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Legislating Reality and Politicizing History: Contextualizing Armenian Claims of Genocide is the first in-depth study of Armenian and Armenian Diaspora identity viewed via the prism of a historical trauma. Though numerous attempts to define a larger Armenian identity through history, language and/or religion have been performed, no major study has demonstrated the centrality of the events of 1915 to this identity and the formation of Self and Other. The book demonstrates how the Armenian campaign to have the events of 1915 recognized as the Armenian Genocide, flawed and racist as the campaign may be, remains the single bond possessing enough strength to bind the otherwise linguistic, geographically and religiously diverse Armenian Diaspora communities together.

Utilizing a quantitative and comparative approach, peppered with International Relations theory and the political economy of lobbying (niche theory), this book demonstrates the pervasiveness and political power of the re-imagined trauma of 1915 to Armenian large group identity. This identity, divorced by time and space from historical realities, relies on efforts to gain ad hoc legislation through the politicization of history in order to convince the world of what Armenians refer to as the Armenian Genocide.

This groundbreaking book argues that these political actions as well as the powerful identity narrative underpinning these actions is significant for several reasons. One, this emotive issue and the campaign it has spawned directly affects the future of multiple nation-states (Turkey and Armenia, in particular) as well as a non-state entity, the powerful Armenian diaspora. Two, the campaign regarding which semantics to use in referencing century-old events increasingly dominates international relations between Turkey and the West.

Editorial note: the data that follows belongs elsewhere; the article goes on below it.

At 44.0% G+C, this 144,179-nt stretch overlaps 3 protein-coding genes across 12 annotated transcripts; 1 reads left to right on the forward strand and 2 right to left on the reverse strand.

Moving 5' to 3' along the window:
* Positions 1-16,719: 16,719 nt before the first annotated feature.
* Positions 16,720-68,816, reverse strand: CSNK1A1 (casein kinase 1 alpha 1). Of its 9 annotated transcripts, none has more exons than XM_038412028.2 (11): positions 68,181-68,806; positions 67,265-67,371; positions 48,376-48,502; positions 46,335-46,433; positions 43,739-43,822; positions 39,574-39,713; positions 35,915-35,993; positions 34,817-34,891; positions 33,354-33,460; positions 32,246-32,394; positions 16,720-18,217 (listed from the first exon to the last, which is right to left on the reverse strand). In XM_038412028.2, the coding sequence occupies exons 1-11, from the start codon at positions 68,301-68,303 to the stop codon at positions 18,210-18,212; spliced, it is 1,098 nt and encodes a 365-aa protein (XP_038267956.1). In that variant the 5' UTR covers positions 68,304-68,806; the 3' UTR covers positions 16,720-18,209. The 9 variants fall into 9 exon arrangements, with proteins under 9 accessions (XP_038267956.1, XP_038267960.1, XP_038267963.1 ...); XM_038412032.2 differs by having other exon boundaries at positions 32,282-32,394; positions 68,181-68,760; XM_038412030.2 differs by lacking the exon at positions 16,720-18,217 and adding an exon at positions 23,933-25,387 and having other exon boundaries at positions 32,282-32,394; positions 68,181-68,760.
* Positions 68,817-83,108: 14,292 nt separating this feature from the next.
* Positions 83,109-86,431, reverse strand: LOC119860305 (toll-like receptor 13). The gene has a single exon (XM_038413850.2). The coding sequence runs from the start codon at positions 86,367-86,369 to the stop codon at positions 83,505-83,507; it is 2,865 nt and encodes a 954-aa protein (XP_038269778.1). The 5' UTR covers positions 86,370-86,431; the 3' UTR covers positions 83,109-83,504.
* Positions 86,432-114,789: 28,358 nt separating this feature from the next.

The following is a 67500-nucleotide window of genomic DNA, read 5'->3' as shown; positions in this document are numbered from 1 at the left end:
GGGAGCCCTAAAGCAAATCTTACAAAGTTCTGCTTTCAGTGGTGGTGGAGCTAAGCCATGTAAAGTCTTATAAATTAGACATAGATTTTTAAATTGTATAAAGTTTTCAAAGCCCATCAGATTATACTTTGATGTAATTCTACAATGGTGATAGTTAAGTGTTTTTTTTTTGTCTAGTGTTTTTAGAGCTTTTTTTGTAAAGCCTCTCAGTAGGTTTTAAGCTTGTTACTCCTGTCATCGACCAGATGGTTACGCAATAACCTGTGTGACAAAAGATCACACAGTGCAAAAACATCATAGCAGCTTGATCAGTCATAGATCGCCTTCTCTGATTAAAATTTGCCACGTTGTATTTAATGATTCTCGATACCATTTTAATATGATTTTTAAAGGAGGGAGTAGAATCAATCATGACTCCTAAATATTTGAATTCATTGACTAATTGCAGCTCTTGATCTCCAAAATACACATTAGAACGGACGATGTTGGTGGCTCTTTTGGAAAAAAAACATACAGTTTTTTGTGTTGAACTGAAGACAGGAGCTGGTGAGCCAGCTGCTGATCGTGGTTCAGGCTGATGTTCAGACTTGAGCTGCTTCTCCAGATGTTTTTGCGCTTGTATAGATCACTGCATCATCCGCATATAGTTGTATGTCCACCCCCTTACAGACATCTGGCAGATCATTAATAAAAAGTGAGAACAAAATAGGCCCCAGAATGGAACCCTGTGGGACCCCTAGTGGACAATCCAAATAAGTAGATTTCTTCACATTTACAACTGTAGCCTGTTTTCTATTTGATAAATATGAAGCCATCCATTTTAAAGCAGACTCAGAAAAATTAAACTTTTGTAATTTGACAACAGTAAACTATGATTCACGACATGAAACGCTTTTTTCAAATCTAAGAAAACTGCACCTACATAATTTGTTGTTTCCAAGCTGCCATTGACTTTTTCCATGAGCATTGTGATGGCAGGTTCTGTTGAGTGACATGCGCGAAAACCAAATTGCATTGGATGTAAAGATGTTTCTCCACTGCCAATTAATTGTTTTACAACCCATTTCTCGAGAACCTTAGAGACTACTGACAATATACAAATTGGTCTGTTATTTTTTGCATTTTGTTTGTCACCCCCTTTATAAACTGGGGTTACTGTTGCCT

Three, by deconstructing the role the trauma of 1915 plays in the development and fecundity of Armenian large group identity, as well as its transmission from generation to generation, an understanding of the quest to legislate reality through the politicization of history is gained. That is, century-old images and caricatures, often racist and bearing no relationship to present-day realities, underpin the campaign (the terrible Turk, anti-Muslim sentiments) and still carry weight - not only for Armenians but much of the West and Russia.

This has normative implications and this book demonstrates how Armenian identity, which drives and informs the Armenian diaspora?s campaign of Armenian genocide, recognition actively undermines the strict legal definition and therefore legitimacy that is the United Nations Genocide Convention of 1948. This is done through the wanton application of term ?genocide? to the events of 1915, which undercuts established definitions and norms and therefore allows and encourages the rather elastic use of the term for political gain. This further undermines the symbolic weight and power of the UN convention and thereby complicating the courts ability to punish genocide perpetrators.